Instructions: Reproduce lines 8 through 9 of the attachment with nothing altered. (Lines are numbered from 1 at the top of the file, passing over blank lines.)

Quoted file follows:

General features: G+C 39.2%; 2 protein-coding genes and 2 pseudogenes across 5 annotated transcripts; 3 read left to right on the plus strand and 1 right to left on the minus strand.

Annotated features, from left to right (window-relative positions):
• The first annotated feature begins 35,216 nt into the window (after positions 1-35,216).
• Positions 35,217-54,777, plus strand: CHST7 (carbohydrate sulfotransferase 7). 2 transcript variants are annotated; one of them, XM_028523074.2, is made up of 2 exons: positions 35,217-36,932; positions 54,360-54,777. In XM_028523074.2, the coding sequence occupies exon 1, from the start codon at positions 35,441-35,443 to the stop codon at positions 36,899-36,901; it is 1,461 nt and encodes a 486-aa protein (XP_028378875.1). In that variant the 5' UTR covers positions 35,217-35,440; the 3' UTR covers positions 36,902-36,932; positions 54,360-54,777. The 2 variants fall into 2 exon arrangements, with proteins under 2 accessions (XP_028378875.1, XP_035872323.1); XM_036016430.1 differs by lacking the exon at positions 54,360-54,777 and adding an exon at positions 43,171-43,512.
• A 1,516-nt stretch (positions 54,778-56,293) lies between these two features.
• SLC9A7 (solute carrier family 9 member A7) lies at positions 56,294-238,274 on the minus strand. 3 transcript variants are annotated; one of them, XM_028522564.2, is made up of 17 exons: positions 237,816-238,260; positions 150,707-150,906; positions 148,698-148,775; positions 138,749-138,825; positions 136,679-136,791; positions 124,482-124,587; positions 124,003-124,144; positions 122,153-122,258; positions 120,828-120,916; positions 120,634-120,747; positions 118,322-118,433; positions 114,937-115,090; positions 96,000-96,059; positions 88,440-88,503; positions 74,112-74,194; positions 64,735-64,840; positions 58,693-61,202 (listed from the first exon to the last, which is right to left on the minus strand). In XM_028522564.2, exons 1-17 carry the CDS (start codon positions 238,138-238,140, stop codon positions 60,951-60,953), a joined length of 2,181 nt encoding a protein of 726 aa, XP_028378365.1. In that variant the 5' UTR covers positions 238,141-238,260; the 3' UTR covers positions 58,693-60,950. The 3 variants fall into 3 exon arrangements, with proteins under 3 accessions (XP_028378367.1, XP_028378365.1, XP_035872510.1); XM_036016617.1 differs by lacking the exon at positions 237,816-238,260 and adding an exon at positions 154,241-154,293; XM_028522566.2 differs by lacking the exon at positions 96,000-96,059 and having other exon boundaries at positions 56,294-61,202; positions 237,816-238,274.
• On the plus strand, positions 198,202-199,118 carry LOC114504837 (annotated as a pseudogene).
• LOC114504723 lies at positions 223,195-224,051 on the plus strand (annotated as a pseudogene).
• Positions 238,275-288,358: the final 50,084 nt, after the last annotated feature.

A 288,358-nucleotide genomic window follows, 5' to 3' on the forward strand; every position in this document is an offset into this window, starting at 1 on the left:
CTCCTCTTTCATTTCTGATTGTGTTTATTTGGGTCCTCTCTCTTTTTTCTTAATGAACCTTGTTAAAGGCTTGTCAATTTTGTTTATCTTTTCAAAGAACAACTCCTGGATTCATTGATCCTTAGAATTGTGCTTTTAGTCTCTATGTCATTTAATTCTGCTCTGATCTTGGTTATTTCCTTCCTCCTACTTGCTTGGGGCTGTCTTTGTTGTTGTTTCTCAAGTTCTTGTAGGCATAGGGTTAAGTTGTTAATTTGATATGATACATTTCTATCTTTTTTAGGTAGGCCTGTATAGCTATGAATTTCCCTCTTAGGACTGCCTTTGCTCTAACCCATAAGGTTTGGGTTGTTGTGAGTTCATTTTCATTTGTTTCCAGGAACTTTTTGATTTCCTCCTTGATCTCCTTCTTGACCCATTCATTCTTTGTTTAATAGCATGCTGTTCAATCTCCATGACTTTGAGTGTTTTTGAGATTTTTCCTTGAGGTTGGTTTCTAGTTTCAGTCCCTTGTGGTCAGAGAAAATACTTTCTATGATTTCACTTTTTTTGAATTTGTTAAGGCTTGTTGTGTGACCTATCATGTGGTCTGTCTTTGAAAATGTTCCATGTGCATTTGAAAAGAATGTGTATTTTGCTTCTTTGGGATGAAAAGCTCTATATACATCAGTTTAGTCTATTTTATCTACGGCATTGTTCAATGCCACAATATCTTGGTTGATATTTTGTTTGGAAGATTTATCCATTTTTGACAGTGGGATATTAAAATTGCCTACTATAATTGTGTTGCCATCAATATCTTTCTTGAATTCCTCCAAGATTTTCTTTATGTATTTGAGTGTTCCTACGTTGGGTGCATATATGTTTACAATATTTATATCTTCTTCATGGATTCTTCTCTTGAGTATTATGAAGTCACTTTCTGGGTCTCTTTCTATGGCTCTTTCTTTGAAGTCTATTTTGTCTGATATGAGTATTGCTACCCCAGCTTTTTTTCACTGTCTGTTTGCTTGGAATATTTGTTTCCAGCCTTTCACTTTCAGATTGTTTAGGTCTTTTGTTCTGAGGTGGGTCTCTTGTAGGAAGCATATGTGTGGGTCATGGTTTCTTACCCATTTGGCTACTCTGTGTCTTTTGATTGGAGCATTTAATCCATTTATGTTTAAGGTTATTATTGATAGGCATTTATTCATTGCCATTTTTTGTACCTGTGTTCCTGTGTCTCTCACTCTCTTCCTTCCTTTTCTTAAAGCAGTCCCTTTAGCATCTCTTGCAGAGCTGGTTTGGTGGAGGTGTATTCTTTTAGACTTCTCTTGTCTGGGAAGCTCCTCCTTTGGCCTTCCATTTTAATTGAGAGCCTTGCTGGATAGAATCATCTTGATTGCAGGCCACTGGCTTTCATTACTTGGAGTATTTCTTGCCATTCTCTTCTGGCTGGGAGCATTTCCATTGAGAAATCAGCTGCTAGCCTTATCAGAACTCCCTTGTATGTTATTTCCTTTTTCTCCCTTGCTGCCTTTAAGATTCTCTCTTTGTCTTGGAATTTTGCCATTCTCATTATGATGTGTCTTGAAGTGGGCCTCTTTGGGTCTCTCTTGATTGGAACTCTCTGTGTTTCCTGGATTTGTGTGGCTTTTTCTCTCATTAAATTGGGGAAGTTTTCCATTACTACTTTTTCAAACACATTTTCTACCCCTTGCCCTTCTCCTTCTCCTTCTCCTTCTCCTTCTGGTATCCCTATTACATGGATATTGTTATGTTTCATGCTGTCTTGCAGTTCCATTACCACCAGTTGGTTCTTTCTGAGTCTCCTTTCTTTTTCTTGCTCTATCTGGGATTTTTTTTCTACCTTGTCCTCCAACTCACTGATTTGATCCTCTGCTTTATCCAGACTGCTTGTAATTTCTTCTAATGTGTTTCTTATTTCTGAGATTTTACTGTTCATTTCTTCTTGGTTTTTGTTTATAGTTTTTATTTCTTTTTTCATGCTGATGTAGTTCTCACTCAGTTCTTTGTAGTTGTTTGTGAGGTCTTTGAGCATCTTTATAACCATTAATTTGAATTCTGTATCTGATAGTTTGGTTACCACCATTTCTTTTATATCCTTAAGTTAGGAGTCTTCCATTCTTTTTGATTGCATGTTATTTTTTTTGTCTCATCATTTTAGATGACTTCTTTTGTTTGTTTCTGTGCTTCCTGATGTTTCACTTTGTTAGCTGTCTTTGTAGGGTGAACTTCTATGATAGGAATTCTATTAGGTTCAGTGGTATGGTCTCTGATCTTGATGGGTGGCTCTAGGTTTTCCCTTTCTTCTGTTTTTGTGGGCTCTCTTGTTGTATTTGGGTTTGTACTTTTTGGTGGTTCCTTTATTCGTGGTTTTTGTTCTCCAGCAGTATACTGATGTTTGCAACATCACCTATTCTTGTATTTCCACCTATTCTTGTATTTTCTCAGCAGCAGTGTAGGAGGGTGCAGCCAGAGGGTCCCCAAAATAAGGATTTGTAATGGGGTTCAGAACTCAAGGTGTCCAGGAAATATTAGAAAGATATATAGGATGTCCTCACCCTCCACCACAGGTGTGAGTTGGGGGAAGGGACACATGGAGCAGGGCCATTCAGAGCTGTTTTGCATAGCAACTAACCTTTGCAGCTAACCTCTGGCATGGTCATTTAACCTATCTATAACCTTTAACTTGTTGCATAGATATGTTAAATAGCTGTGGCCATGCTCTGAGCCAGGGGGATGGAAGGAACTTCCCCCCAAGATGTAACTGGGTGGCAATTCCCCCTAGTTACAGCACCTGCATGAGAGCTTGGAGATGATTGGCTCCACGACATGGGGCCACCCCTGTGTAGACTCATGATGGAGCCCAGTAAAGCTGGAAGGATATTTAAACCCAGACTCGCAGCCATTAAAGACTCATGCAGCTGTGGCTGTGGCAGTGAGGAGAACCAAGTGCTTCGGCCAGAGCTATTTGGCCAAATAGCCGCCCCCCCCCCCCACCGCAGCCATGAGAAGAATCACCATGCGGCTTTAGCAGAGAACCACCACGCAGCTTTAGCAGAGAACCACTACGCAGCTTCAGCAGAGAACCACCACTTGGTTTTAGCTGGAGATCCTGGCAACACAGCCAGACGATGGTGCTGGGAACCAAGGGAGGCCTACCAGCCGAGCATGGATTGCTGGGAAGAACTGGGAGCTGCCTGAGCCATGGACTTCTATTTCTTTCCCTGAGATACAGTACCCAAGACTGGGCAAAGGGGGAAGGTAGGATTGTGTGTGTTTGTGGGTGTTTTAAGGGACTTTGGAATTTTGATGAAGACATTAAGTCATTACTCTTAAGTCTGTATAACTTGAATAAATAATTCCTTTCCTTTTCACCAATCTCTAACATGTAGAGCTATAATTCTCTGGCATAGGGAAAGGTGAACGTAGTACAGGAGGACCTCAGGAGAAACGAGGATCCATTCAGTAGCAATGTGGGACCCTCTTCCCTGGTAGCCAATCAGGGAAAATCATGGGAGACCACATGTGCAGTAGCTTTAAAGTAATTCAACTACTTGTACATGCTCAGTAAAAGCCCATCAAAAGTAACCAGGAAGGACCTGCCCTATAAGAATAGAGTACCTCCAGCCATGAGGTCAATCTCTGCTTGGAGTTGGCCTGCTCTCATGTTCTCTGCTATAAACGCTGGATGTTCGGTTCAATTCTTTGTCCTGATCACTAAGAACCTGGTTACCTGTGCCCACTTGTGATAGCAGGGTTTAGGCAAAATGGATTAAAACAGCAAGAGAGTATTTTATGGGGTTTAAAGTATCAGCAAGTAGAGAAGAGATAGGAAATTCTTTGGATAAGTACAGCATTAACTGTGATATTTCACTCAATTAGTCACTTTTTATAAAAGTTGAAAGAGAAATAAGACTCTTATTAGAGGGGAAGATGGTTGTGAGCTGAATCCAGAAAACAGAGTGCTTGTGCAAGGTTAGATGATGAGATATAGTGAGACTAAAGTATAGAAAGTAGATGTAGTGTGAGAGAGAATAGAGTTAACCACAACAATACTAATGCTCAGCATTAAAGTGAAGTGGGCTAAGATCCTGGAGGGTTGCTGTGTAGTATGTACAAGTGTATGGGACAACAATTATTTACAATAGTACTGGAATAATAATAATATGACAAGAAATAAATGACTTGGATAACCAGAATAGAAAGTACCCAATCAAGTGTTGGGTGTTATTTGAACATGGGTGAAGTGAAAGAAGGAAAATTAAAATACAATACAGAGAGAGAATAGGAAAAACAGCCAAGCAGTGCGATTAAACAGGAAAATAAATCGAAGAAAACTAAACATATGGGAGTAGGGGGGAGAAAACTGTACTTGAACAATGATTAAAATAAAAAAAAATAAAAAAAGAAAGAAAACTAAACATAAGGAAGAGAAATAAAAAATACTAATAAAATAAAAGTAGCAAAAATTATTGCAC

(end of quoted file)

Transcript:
• LOC114504723 lies at positions 223,195-224,051 on the plus strand (annotated as a pseudogene).
• Positions 238,275-288,358: the final 50,084 nt, after the last annotated feature.